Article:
Trudy Luken, Director

Student Accessibility Services (SAS) – Corbett Center, Rm. 244

Phone: (575) 646-6840




NMSU policy prohibits discrimination on the basis of age, ancestry, color, disability, gender identity, genetic information, national origin, race, religion, retaliation, serious medical condition, sex, sexual orientation, spousal affiliation and protected veterans status.


Furthermore, Title IX prohibits sex discrimination to include sexual misconduct: sexual violence (sexual assault, rape), sexual harassment and retaliation.


For more information on discrimination issues, Title IX, Campus SaVE Act, NMSU Policy Chapter 3.25, NMSU’s complaint process, or to file a complaint contact:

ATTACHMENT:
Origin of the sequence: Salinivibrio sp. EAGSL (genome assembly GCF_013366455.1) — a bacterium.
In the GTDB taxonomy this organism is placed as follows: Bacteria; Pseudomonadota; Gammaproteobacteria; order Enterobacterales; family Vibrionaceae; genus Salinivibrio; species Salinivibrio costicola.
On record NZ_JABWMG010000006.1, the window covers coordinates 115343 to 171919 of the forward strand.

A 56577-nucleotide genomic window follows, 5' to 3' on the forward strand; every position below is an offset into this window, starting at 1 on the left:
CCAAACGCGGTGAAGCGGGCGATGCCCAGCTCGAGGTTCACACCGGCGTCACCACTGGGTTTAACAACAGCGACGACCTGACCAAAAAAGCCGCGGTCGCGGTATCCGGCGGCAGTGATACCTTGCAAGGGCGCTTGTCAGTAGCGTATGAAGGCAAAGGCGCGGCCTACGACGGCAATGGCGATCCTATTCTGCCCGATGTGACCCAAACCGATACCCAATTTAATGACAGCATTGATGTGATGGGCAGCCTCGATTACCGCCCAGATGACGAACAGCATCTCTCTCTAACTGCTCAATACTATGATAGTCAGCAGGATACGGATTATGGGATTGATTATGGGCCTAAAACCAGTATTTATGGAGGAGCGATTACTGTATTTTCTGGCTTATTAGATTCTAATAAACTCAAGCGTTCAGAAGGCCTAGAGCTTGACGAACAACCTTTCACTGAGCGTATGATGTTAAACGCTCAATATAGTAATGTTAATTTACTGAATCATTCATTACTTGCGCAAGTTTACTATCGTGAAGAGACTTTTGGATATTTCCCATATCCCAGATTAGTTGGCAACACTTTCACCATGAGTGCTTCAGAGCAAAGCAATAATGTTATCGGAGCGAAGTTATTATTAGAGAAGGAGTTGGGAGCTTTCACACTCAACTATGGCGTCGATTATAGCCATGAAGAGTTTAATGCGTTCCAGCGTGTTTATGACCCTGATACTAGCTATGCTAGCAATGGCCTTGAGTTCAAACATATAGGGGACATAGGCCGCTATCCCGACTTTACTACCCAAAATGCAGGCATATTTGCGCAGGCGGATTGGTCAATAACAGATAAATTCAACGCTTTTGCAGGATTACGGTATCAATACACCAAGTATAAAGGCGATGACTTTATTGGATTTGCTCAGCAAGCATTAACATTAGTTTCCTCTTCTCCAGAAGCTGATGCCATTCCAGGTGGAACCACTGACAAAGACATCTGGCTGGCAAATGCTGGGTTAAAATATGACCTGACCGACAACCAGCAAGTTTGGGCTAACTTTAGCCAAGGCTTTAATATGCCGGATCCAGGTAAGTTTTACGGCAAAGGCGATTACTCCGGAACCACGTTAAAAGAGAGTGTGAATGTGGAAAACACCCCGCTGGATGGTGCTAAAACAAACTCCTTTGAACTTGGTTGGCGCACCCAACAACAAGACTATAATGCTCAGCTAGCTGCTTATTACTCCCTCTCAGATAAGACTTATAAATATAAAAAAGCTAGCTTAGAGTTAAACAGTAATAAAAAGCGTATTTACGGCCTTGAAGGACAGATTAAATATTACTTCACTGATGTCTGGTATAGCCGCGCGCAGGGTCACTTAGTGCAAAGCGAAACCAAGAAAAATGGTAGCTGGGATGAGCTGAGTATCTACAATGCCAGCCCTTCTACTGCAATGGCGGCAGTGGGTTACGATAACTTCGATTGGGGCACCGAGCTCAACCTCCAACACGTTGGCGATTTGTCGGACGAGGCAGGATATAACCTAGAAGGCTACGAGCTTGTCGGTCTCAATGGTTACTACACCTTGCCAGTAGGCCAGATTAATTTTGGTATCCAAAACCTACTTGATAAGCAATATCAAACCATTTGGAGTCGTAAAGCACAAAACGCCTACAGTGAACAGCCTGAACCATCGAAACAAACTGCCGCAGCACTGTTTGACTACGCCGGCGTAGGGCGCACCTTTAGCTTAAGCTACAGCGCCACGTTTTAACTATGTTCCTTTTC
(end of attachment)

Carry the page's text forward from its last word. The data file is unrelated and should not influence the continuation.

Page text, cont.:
Gerard Nevarez, Title IX Coordinator

Agustin Diaz, Title IX Deputy Coordinator

Office of Institutional Equity (OIE) – O’Loughlin House, 1130 University Avenue

Phone: (575) 646-3635




Other NMSU Resources:


NMSU Police Department: (575) 646-3311

NMSU Police Victim Services: (575) 646-3424

NMSU Counseling Center: (575) 646-2731

NMSU Dean of Students: (575) 646-1722

For Any On-campus Emergencies: 911


Academic and non-academic misconduct:


Plagiarism is using another person’s work without acknowledgment, making it appear to be one’s own. Intentional and unintentional instances of plagiarism are considered instances of academic misconduct and are subject to disciplinary action such as failure on the assignment, failure of the course or dismissal from the university. The NMSU Library has more information and help on how to avoid plagiarism at